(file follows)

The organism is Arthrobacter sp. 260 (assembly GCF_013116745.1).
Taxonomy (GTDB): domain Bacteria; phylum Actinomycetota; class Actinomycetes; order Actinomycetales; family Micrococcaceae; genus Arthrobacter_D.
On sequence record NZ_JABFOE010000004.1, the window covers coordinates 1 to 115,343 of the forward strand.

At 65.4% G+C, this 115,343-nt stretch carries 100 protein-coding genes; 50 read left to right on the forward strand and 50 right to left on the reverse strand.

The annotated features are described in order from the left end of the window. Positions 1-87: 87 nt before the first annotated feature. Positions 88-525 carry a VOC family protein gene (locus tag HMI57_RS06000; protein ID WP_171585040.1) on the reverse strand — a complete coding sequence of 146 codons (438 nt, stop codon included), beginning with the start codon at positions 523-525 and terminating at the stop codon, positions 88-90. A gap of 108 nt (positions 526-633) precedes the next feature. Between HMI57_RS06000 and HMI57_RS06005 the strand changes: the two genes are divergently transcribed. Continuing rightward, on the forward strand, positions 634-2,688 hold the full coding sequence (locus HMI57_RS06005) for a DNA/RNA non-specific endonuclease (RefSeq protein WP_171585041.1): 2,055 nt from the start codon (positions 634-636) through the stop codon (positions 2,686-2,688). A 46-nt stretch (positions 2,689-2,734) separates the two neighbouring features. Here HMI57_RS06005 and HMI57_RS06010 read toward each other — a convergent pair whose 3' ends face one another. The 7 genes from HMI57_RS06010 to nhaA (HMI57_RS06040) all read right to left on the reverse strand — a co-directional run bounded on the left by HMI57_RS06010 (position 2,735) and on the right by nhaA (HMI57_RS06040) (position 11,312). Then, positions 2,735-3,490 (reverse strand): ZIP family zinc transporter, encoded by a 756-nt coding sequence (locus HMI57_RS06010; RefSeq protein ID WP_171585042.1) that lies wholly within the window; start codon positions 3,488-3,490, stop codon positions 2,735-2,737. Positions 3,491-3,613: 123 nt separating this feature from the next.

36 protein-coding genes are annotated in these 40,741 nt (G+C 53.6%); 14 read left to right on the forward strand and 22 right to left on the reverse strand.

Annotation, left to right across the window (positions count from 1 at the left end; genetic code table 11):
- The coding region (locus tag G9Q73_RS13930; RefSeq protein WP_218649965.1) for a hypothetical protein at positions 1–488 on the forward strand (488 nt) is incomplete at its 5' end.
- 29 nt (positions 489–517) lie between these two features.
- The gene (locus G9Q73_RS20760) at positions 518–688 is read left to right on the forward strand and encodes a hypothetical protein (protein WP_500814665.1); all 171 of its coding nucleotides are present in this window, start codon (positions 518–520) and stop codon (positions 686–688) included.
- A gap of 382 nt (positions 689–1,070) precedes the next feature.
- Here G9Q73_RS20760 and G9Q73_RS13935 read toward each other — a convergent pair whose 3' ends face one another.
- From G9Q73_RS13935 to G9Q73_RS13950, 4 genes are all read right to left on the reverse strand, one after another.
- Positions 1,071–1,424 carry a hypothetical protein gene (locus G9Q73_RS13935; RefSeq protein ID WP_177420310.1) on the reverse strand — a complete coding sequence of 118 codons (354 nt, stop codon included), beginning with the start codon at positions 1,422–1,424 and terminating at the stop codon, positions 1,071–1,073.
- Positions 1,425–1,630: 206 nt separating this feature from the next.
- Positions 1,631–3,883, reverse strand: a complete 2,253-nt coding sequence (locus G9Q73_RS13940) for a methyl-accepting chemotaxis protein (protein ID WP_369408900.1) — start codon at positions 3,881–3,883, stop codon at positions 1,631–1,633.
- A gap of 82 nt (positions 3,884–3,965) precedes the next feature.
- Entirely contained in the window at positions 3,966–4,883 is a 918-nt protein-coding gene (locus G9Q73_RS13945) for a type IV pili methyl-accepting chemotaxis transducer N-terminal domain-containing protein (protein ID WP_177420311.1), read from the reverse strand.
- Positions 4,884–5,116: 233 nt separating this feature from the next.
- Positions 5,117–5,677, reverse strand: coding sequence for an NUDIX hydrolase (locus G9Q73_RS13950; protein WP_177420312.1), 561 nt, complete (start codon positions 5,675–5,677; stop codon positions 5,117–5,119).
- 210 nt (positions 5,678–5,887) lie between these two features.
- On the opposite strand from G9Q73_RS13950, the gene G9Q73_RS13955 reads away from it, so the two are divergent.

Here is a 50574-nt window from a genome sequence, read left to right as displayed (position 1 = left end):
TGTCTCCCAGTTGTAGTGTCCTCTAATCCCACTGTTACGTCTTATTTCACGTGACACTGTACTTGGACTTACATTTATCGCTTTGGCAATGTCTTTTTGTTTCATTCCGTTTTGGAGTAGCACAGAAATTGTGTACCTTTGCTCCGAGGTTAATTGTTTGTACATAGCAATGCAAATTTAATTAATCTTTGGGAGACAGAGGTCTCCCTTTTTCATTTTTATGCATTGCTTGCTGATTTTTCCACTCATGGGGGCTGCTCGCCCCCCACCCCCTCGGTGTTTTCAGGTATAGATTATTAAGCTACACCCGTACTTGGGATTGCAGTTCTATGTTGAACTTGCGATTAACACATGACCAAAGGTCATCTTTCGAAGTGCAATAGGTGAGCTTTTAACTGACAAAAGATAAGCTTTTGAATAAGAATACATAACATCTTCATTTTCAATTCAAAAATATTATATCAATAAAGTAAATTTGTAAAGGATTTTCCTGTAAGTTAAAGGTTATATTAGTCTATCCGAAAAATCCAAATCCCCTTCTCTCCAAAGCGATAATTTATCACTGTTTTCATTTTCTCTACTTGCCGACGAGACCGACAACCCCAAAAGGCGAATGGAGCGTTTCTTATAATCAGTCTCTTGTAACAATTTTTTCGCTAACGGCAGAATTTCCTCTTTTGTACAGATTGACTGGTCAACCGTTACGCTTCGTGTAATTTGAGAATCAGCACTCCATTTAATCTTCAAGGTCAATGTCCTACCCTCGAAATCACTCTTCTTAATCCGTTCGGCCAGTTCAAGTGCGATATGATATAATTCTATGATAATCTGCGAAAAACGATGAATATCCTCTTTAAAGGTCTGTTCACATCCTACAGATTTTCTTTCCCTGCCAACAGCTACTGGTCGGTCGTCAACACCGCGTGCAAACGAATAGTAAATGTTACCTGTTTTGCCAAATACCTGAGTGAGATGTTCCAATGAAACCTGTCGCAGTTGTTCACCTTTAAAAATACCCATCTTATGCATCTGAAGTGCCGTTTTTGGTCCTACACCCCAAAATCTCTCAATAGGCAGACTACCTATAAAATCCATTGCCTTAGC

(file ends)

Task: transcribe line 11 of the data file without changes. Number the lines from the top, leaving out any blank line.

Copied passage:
- A gap of 382 nt (positions 689–1,070) precedes the next feature.